Sensory Processing Disorder

Crowd on street in bright lens flareSensory Processing Disorder (SPD), also known as Sensory Integration Dysfunction, is a condition that causes difficulty with processing and organizing sensory information. This impairment can lead to a variety of issues, including clumsiness, behavioral concerns, and anxiety. It can be severe enough to interfere with daily functioning.

What Is Sensory Processing Disorder?

The brain and spinal cord receive input from the five senses (sight, hearing, sound, touch, and taste). When the brain does not properly respond to sensory signals, processing issues can occur. Although every person is unique, people with SPD usually fall into one of two categories, hypersensitive or hyposensitive:

Symptoms of hypersensitivity, or the state of being overly responsive to sensory information, may include:

  • Extreme sensitivity to sudden or loud noises
  • Fear of crowds
  • Discomfort when wearing clothing because of how the fabric feels
  • Reluctance to eat certain foods because of their texture
  • Fear of touching and cuddling
  • Distraction from background noises that go unnoticed by others
  • Poor balance
  • Extreme anxiety about falling 

Symptoms of hyposensitivity, or being less responsive to sensory information, may include:

  • Clumsiness
  • Fidgeting
  • Difficulty sensing personal boundaries
  • Difficulty understanding strength (may cause unintentional harm to children or pets)
  • Indifference to pain and extreme temperatures

Sensory Processing Disorder is most commonly diagnosed in childhood. Studies estimate that 5-16% of children have SPD. The exact percentage is under debate, since many health care professionals lack experience with diagnosing and treating the condition.

SPD often occurs in individuals who are on the autism spectrum or have developmental issues. While experts are still researching the exact causes of SPD, they believe it is due to a combination of genetic and environmental factors. Environmental influences include low birth weight, premature birth, and brain injury.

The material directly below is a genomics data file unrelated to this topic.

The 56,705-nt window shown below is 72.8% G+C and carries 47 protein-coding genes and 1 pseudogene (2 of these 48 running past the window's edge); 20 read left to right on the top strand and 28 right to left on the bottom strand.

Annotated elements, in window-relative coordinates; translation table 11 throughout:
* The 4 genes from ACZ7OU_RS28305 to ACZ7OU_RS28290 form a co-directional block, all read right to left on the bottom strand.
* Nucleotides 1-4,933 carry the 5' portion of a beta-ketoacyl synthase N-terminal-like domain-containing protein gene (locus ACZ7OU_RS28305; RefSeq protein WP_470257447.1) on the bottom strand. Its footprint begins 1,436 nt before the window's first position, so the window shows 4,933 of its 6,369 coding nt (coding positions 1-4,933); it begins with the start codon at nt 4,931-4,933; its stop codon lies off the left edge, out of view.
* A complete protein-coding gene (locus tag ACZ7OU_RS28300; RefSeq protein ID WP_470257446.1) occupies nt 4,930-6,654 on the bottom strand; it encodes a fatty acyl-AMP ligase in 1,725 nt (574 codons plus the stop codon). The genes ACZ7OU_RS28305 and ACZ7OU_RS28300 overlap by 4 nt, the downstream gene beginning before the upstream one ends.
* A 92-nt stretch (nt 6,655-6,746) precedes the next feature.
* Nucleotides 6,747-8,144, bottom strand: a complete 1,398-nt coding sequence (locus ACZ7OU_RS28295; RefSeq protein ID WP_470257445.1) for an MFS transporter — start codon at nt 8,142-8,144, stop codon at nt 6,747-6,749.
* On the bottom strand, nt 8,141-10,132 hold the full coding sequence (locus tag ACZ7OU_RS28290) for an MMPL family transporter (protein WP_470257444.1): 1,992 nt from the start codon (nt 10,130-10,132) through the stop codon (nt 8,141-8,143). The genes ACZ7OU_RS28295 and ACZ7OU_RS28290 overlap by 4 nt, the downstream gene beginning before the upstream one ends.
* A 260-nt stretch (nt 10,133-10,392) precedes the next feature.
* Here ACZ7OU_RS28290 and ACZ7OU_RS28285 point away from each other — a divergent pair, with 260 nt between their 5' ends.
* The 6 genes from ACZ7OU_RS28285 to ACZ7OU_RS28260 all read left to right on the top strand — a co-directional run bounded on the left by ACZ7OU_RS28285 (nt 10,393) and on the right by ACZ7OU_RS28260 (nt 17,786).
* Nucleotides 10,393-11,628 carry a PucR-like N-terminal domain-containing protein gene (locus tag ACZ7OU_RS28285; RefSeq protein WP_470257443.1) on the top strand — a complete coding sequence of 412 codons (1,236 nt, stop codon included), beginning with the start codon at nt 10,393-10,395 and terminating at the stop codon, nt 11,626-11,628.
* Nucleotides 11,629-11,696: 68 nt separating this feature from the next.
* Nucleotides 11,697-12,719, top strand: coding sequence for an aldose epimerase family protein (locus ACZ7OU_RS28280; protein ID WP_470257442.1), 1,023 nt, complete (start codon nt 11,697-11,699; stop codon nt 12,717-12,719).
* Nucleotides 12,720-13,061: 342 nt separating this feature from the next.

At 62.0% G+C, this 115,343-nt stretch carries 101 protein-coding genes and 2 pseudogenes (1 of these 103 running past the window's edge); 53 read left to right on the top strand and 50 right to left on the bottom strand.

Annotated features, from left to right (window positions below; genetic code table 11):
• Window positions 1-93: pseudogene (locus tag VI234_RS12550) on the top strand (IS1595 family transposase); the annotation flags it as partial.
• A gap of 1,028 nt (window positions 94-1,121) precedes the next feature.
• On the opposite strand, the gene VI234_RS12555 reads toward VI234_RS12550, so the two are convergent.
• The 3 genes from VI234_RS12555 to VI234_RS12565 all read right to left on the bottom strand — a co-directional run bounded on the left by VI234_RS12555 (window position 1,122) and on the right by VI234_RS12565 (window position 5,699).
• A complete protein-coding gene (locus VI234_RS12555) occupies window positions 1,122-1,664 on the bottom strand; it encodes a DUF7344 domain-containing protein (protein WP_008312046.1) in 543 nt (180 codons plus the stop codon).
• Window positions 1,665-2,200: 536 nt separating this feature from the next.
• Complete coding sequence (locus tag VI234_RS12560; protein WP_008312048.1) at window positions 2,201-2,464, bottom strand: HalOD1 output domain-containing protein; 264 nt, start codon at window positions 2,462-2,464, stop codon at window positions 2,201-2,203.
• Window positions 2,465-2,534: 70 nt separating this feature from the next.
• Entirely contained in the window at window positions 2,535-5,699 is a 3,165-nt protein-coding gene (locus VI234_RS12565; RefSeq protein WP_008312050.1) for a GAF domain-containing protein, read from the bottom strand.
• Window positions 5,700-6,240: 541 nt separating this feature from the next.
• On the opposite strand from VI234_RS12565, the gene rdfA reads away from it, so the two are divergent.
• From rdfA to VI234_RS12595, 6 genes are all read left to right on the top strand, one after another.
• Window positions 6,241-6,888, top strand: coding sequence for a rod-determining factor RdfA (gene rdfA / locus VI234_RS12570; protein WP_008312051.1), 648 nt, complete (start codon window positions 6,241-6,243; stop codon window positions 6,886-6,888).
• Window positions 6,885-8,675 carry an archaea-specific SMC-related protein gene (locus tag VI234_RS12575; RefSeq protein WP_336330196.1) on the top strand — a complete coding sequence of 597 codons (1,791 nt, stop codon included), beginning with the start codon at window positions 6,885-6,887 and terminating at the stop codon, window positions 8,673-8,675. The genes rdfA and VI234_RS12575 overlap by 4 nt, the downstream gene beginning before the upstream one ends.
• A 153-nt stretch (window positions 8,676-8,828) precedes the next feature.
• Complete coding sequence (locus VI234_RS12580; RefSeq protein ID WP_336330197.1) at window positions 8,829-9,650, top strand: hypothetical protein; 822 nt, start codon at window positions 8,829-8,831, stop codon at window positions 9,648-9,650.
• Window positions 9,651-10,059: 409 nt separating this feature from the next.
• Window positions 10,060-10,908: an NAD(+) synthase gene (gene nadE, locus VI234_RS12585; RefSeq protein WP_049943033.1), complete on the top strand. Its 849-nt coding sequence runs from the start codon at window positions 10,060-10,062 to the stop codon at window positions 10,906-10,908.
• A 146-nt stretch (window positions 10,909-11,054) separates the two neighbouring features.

Is Sensory Processing Disorder a Condition or a Symptom?

Doctors are certain that some children experience sensory processing issues. However, there is debate over whether SPD is a distinct condition or a symptom of a broader diagnosis.

Those who believe it is a symptom claim that a diagnosis of SPD alone is not descriptive enough to be helpful. Since SPD has such a wide variety of manifestations, the label means different things for each individual. The American Academy of Pediatrics advises doctors against diagnosing SPD. Instead, they encourage doctors to identify what other conditions may be causing the difficulties. SPD is not listed in the latest edition of the Diagnostic and Statistical Manual of Mental Disorders (DSM-5).

Other people want doctors to recognize an SPD diagnosis so that the public can understand it better. They want to lessen the stigma associated with the condition. There are financial implications as well. Once doctors recognize a diagnosis as valid, research can be funded, and insurance companies can cover the cost of treatment.

How Is SPD Managed and Treated?

Sensory integration therapy, which is provided by an occupational or physical therapist, is a common treatment for SPD. The therapy typically involves helping the individual to respond appropriately to sensory information. For example, a therapist may expose a person to strong textures or smells to get them used to those stimuli. The goal of treatment is for the individual to engage in activities typical for their age and ability level more comfortably and appropriately.

Coping with a Diagnosis of SPD

Children with SPD often experience emotional, social, and academic concerns. They may have difficulty making friends or have frequent trouble in school due to their sensory issues. In adulthood, people may have difficulties in their relationships and workplaces. They may also experience anxiety, depression, underachievement, and other co-occurring issues.

A trained therapist can help people avoid these outcomes. Therapists can properly diagnose sensory issues, provide treatment, and serve as a source of compassionate support. Parents of children with SPD may also benefit from seeking their own therapy, where they can learn techniques to help their child cope with everyday challenges. With professional help, people with SPD often find the condition improves.


  1. About SPD. (n.d.). Star Center Foundation. Retrieved from
  2. Impact and treatment of SPD. (n.d.). Star Center Foundation. Retrieved from
  3. Signs and symptoms of sensory processing disorder. (2012). Brain Balance Centers. Retrieved from
  4. The debate over sensory processing disorder: Are some kids really “out of sync”? (2014, May 12). The Washington Post. Retrieved from

Last Updated: 11-20-2017

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